EDITORIAL NOTES

US arms sale to Taiwan fires up tension: China Daily

Two Taiwanese Navy ships made in the US are seen docked at the naval base in Keelung harbour.
Two Taiwanese Navy ships made in the US are seen docked at the naval base in Keelung harbour.PHOTO: EPA

In its editorial on Dec 18, 2015, China Daily questions the US administration's decision on Wednesday (Dec 16) to sell arms to Taiwan, arguing that it should be striving to promote the good momentum in cross-Straits ties

Beijing has opposed in the strongest terms the United States administration's decision on Wednesday (Dec 16) to sell arms to Taiwan.

Chinese Deputy Foreign Minister Zheng Zeguang summoned Kaye Lee, charge d'affaires of the US embassy in China, and lodged solemn protests with the United States.

The US decision, which goes against the commitments the US has made in three joint communiqués with China, is a blatant provocation and a serious violation of China's sovereignty and security interests. Taiwan is an inalienable part of China's territory, which has been widely recognised by members of the international community, including the US.

Washington still has a chance to correct its wrongs as the US Congress has 30 days to raise objections to the decision to green-light the US$1.8 billion (S$2.5 billion) arms deal.

Through vowing to stick to the one-China policy, the US government has cited the 1979 Taiwan Relations Act and the defence needs of the island to try and justify selling arms to Taiwan in recent years.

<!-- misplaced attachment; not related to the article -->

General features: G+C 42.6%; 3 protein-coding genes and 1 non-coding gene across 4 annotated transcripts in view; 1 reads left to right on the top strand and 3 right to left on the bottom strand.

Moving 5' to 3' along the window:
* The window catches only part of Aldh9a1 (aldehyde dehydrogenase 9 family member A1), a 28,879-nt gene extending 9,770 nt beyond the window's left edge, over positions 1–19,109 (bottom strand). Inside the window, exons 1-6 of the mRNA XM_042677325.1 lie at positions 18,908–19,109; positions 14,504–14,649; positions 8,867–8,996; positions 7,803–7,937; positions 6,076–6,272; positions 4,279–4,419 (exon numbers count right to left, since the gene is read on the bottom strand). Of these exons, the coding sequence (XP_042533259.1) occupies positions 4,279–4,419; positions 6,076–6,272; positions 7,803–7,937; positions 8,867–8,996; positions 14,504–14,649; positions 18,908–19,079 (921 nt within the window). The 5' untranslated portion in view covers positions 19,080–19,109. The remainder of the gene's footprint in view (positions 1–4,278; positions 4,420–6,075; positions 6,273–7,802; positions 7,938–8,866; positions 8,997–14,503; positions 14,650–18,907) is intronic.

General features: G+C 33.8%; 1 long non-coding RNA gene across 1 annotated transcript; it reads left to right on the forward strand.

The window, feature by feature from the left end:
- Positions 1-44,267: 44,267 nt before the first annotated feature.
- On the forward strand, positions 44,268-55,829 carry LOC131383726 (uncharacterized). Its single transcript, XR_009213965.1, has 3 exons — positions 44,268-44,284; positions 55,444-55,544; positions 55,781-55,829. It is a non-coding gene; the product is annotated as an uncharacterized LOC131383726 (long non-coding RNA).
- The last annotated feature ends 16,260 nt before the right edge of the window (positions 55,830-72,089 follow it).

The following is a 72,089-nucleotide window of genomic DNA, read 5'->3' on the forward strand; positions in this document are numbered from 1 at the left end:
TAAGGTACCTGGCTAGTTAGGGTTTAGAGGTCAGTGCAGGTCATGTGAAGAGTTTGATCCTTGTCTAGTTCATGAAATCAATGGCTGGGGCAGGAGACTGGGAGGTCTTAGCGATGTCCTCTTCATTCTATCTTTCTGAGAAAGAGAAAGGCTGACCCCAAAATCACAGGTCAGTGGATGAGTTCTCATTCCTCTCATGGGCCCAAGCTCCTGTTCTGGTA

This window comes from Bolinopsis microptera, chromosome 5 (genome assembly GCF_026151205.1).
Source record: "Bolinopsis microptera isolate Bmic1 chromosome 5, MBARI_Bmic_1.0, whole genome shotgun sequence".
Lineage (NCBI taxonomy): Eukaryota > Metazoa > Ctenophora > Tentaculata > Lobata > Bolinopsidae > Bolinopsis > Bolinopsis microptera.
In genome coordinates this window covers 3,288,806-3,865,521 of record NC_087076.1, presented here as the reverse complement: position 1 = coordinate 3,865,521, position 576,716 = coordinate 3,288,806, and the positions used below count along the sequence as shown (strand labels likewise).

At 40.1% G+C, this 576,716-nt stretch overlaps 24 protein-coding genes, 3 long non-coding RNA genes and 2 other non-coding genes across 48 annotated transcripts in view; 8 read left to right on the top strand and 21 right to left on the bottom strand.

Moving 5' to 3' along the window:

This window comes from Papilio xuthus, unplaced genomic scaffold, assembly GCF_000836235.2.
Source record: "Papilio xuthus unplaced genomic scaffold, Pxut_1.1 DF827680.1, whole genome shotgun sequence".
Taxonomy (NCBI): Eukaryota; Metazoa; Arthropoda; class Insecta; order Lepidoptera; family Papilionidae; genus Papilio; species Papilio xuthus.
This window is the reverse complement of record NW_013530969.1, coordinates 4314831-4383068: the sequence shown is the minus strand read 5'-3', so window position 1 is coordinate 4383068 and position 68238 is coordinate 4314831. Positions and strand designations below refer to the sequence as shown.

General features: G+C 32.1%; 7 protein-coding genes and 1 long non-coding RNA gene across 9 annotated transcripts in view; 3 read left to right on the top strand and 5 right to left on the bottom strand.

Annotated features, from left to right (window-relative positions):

Cross-Straits relations received a boost and a hard-won opportunity for reconciliation between the two sides last month when Xi Jinping and Ma Ying-jeou met in Singapore for the first meeting between leaders of the two sides of the Taiwan Straits since 1949. So the US, which sees itself as a Pacific power, should be striving to promote the good momentum in cross-Straits ties instead of damaging it.

US arms sales to the island have over the years been a major disrupter of its relations with Beijing. The US should be held solely responsible for a downturn in relations as the deal, if approved, will surely cast a shadow over them.

To safeguard its national interests, China has decided to take necessary measures, including sanctions on the US companies involved in the arms sale. This is a strong message that Chinese mainland companies will not have any business connections with US companies that engage in arms dealings with Taiwan.

China Daily is a member of The Straits Times media partner Asia News Network, a grouping of 22 newspapers seeking to promote coverage of Asian affairs